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Ukraine war: UK sanctions Russian officials, Wagner founder training volunteers, power station hit

FILE - Resident walks amid debris after a Russian attack in Kherson, southern Ukraine, Nov. 24, 2022.
FILE - Resident walks amid debris after a Russian attack in Kherson, southern Ukraine, Nov. 24, 2022. Copyright Bernat Armangue/Copyright 2022 The AP. All rights reserved.
Copyright Bernat Armangue/Copyright 2022 The AP. All rights reserved.
By Euronews with AFP
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All the latest development from the war in Ukraine.

Deaths in Kherson region after latest Russia attack

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At least three people have been killed in the southern Ukrainian region of Kherson in the latest wave of Russian attacks, according to local officials.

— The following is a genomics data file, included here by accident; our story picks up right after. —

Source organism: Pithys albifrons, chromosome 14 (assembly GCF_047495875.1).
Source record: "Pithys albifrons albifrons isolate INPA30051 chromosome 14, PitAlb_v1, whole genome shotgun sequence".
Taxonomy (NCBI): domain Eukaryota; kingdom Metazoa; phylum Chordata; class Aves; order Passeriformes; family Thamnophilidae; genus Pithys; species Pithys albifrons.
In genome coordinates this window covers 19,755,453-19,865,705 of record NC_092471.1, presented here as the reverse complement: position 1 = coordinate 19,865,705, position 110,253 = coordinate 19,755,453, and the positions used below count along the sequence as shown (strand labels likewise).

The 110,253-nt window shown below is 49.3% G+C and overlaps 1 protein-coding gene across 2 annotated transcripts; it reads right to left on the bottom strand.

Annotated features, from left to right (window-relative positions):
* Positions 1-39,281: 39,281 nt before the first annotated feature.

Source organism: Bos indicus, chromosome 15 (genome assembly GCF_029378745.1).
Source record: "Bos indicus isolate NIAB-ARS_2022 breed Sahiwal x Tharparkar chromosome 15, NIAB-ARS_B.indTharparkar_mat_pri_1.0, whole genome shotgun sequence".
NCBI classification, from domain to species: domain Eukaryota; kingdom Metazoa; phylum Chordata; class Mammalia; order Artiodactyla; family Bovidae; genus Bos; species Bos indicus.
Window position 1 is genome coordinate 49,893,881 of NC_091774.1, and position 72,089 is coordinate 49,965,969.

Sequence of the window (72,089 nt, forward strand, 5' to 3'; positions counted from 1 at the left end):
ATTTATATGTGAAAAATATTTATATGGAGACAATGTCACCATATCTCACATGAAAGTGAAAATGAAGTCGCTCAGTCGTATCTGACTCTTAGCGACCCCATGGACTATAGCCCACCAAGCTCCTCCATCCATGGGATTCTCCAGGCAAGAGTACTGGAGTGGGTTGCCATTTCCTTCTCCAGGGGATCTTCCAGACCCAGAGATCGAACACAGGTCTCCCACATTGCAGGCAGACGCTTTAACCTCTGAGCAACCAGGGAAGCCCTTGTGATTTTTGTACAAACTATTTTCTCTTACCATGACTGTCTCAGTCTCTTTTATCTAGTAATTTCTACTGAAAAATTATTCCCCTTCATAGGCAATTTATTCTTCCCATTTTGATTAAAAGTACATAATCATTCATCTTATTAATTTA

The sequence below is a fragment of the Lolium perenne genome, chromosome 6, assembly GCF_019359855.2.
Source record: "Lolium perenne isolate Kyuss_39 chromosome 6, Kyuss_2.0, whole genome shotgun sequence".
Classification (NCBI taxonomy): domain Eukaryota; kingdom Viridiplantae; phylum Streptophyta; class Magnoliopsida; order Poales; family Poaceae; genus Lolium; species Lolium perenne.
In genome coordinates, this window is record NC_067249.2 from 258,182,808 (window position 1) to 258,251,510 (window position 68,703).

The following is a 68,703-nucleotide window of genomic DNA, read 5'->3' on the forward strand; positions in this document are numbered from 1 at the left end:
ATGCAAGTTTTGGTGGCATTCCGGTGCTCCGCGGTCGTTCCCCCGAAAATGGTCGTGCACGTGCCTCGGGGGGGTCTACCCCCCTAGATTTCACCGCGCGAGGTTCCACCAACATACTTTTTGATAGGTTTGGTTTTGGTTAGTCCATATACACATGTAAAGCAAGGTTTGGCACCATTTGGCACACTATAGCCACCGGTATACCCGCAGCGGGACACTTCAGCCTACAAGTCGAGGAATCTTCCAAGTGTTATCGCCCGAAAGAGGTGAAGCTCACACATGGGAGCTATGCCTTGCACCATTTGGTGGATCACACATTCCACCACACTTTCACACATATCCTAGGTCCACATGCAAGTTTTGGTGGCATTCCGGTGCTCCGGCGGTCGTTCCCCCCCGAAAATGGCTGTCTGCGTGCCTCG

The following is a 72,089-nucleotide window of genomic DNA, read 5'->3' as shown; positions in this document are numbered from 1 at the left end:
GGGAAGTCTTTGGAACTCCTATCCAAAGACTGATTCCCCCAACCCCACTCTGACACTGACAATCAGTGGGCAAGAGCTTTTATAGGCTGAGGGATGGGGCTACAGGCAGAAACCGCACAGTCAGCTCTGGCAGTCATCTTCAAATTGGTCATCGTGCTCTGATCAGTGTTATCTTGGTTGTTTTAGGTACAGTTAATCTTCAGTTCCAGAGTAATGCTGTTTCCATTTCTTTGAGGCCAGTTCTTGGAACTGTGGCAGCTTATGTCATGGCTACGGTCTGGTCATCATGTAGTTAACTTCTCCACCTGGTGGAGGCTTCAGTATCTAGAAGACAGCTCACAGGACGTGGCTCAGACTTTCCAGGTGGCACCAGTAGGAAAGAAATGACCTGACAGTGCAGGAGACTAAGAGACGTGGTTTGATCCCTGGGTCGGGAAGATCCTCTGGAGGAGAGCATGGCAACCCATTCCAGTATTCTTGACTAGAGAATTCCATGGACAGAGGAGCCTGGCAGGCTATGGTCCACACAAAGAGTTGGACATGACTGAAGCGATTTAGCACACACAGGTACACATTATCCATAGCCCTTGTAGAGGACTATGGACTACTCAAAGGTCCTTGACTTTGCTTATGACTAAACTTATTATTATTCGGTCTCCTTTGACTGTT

Five residents were injured by the heavy shelling on Thursday, Governor Oleksandr Prokudin said on Telegram early on Friday.

Russian forces shelled the region 96 times in 24 hours, Prokudin said. The regional capital was shelled 45 times, he added.

Kherson has seen repeated shelling and several civilian casualties as it becomes the scene of intense fighting as Ukrainian forces counterattack.

UK imposes sanctions and travel bans on Russian officials

The United Kingdom has introduced new sanctions on officials over Russia's illegal annexation of four Ukrainian regions last year.

London imposed an asset freeze and travel bans on officials, among others, in the occupied regions of Zaporizhzhia, Kherson, Donetsk, Luhansk and Crimea.

The UK government said the sanctioned officials had been involved in the so-called "referendums" that preceded Russian President Vladimir Putin's power grab.

The claim behind the referendums had been to show people's support to join Russia. But they were deemed a propaganda exercise aimed at legitimising illegal Russian actions.

"The UK will never recognize Russia's claims to Ukrainian territory" UK Foreign Minister James Cleverly said.